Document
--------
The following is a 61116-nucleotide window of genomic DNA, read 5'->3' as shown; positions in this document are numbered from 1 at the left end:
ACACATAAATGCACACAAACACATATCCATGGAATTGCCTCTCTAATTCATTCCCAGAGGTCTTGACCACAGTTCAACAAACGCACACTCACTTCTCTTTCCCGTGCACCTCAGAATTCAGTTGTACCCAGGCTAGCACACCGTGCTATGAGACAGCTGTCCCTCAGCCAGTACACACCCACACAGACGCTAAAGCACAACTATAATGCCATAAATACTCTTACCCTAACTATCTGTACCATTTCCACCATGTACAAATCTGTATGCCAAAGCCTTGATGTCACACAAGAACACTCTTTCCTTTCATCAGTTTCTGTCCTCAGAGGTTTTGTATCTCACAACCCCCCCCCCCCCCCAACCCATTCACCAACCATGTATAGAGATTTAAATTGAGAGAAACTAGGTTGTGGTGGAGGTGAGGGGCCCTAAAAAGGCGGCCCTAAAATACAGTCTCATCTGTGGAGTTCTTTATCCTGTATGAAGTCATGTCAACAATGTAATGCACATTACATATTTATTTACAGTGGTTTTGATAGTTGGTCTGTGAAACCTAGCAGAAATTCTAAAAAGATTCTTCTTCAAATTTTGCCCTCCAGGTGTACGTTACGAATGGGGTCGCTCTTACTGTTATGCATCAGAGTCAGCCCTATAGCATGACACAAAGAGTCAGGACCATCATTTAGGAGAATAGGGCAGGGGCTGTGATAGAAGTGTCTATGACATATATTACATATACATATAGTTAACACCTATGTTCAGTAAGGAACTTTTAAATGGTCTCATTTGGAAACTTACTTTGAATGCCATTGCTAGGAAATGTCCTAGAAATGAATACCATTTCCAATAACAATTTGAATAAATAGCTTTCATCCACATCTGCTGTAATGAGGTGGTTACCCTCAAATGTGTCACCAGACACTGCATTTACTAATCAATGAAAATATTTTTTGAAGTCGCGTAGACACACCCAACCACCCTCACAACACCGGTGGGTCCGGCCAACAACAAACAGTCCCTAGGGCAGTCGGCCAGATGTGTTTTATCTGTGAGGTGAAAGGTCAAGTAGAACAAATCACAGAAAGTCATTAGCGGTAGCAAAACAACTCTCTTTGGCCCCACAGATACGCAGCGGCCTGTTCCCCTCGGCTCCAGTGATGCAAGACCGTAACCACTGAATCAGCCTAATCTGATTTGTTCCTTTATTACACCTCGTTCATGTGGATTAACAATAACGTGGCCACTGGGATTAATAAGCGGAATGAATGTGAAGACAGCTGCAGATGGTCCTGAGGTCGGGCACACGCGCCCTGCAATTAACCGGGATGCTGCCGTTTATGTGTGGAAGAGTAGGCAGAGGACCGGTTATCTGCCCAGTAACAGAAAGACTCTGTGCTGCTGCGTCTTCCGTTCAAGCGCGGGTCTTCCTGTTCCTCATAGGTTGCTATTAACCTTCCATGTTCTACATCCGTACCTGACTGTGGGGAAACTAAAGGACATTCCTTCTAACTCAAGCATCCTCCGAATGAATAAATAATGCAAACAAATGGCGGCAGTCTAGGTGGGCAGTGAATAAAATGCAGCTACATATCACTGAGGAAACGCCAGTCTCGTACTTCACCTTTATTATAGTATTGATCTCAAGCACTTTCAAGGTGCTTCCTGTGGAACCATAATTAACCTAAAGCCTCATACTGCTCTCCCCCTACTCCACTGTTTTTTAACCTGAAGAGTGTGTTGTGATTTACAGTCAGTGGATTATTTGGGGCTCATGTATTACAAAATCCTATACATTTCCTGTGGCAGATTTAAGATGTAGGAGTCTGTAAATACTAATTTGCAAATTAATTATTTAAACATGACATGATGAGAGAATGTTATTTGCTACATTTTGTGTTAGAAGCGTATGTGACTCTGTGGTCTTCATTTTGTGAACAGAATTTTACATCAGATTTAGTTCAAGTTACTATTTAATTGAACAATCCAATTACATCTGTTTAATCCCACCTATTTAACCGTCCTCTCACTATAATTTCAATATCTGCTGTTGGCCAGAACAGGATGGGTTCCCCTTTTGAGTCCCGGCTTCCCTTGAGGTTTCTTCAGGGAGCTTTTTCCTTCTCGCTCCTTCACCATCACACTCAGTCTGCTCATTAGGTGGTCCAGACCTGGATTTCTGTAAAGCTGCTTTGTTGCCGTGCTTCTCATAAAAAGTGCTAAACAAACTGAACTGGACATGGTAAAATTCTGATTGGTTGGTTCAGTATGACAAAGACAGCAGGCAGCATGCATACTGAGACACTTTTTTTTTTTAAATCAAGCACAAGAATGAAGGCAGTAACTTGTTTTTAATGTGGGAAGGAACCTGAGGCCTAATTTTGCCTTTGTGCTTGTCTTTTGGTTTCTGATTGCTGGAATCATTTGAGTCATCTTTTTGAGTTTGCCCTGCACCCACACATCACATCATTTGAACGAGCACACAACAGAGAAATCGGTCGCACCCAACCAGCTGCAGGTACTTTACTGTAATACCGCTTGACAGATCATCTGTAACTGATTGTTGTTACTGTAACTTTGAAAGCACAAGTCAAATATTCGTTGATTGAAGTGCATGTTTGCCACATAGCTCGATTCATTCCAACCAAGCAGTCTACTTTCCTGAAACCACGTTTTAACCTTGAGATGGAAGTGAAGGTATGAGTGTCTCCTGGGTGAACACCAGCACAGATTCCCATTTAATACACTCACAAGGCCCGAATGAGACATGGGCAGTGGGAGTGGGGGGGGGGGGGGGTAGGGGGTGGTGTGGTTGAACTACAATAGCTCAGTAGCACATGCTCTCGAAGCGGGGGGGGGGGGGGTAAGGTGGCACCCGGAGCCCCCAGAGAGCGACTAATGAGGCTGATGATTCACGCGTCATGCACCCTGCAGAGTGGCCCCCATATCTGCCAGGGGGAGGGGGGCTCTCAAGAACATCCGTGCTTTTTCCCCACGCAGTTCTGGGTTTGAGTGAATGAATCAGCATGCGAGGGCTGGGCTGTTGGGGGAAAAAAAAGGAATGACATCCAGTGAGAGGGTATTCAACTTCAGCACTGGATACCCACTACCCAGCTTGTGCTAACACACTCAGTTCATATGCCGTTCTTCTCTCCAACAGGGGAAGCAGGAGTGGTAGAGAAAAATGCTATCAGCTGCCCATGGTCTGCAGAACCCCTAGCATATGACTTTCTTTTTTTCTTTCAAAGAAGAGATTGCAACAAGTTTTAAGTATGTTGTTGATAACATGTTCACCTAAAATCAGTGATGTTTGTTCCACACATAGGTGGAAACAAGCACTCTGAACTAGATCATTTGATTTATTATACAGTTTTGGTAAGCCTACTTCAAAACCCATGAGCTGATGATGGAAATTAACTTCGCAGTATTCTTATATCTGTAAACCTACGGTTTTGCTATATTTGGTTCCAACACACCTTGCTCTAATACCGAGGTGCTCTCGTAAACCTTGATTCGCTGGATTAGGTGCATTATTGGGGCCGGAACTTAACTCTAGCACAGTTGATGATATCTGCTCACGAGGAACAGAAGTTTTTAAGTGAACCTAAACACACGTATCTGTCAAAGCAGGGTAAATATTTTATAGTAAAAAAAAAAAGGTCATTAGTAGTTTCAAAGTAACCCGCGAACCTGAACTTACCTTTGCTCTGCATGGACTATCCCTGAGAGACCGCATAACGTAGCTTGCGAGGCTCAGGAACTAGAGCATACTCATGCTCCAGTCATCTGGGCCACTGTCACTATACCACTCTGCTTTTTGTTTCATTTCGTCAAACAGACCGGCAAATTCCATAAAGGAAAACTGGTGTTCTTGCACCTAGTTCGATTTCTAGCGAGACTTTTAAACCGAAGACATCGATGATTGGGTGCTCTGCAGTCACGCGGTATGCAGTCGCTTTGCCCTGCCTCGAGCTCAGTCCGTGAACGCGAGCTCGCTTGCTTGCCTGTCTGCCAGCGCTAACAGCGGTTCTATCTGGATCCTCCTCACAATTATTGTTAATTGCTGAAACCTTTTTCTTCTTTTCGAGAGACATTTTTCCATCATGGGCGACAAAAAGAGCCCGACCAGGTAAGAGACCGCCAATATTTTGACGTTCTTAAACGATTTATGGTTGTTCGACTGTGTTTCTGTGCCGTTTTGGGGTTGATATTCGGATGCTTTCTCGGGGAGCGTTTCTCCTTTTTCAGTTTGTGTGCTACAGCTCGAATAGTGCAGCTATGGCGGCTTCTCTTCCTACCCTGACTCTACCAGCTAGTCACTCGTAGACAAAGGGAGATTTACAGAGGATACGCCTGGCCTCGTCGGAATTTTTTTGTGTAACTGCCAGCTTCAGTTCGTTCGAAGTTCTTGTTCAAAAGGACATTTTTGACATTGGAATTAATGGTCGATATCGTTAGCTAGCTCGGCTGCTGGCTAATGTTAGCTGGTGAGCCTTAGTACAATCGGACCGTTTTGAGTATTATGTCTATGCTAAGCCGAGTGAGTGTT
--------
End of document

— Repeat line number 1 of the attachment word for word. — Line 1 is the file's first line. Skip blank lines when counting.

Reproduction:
The following is a 61116-nucleotide window of genomic DNA, read 5'->3' as shown; positions in this document are numbered from 1 at the left end: